It was submitted when the editor is proved to have committed the offence set out in count one, i.e. under section 479 of the Penal Code, he is automatically guilty of count two of the indictment for that 'someone' mentioned in the indictment includes the editor and the court has no option but to convict the accused on count two as well as there is evidence before to establish that count. In any event counsel submitted that there is no prejudice caused to the accused by the conviction on count two as the sentence in respect of count two is lesser than that imposed in respect of count one and the sentences run concurrently.

Anti-ragging campaign throttled by hooligans

A major anti-ragging campaign set to be launched from the University of Peradeniya was brutalised into silence when a mob of around 300 students and outsiders surrounded the building and attacked the anti-raggers.

After the four hour battle, the Arts Faculty was shut down on Friday night with police moving in and a cloud hung over the whole university.

The anti-ragging group, Students' Movement Against Violence (SMAV), comprising students of all faculties and lecturers was meeting to discuss how to register the group when the mob attack took place.

Eyewitnesses said the mob including arts faculty freshers and student union members began the attack around 5 p.m., shouting they would never allow any anti-ragging to work in the campus.

They said while some in the mob argued with the anti-ragging groups and other lecturers, others surrounded the building and locked it.

The lecturers appealed to the security staff to intervene and open the doors but there was no response apparently due to fear of student unions.

The eyewitnesses said they were trapped till the Dean of the Arts faculty intervened and opened the back door for them to escape.

But part of the mob outside moved to the back entrance also and trapped the group again and assaulted them with clubs and bricks.

The eyewitnesses said even female students were assaulted while males were hammered and trampled by the mob.

They said the police had refused to intervene without the Vice Chancellor's permission while some 30 students were lying badly injured and no medical help was given for about 90 minutes.

They said the mob had also attacked a lecturer's car, causing heavy damage to it.

The ambulances finally arrived around 7.30 pm to take the injured to hospital, but the mobs moved on to other halls, looking for anymore anti-raggers to attack them.

It was 8.30 p.m. when the police finally intervened but anti-ragging group members were advised by lecturers that it would be dangerous for them to come back to campus till effective action was taken by the authorities.

Ragging at Peradeniya has continued despite the introduction of tough anti-ragging laws two years ago. The anti-ragging group was launched to help implement the law, but mob rule has prevailed in the university, a spokesman for anti-raggers said.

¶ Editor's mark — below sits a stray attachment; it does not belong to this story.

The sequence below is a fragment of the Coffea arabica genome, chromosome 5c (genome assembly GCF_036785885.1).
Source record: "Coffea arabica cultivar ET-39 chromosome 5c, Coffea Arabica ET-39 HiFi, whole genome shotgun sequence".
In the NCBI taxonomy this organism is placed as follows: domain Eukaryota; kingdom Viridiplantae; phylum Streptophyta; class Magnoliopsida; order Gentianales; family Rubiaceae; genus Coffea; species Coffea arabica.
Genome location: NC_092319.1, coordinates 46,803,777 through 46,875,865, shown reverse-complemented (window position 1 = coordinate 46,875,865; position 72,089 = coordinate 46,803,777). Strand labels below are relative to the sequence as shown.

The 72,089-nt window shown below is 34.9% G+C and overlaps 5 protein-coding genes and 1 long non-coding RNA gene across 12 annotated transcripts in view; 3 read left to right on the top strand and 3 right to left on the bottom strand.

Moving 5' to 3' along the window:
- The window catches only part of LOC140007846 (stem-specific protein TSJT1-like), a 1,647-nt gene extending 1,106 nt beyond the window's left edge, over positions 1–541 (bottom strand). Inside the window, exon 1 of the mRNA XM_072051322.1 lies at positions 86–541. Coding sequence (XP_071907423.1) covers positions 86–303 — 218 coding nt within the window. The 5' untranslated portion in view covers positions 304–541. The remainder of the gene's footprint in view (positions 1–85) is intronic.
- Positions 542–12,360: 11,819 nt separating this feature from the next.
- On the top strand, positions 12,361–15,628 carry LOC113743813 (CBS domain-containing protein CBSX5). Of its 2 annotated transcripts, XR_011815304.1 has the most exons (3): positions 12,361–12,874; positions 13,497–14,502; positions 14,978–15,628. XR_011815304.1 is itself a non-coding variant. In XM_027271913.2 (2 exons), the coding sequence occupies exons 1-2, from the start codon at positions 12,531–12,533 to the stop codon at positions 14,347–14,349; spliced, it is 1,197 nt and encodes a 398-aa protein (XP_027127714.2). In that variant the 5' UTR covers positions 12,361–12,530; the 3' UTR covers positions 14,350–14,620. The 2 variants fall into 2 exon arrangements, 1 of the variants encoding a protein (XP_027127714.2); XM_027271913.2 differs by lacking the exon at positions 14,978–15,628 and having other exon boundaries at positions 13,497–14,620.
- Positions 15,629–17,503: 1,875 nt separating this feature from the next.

UN Colombo office attitude deplored

By Nilika de Silva

"The world today has accepted Vesak as being a sacred day, and if there are people who ignore the significance of this day I consider it a weakness on their part," Venerable Madihe Panaseeha said.

The Mahanayake of the Amarapura Sangha Sabha, was commenting on the non-observance of Vesak by the UN Colombo office.

The UN office in Colombo has come under much censure for having completely ignored Vesak day, which was declared by the UN head quarters in New York to be a day of observances.

While even the UN headquarters in New York saw the holding of events to mark the day, the Colombo office of the UN chose to simply grant a holiday to its staff. No event was held either in advance nor after Vesak Day to mark its significance to the Buddhist world.

Minister of Buddha Sasana and Cultural Affairs, Lakshman Jayakody said, "I don't want to blame the UN office straight away of anything. I think it had a holiday here, but the idea is not only to have holidays, but to have an observance of Vesak."

"It is a day of observance in the United Nations, that is what the resolution states," said Deputy Minister of Foreign Affairs, Lakshman Kiriella, adding, "The resolution was to make Vesak day a day of observance to spread Lord Buddha's message to the western world."

Meanwhile, attempting to explain the disinterest shown by the Colombo office of the UN, Minister Kiriella said, "I don't know whether the country offices have received any directive."

All the UN agencies have always been anti-Sri Lankan, anti-Sinhalese and anti-Buddhist. Therefore I am not surprised, said General Secretary of the Sihala Urumaya, Tilak Karunaratne .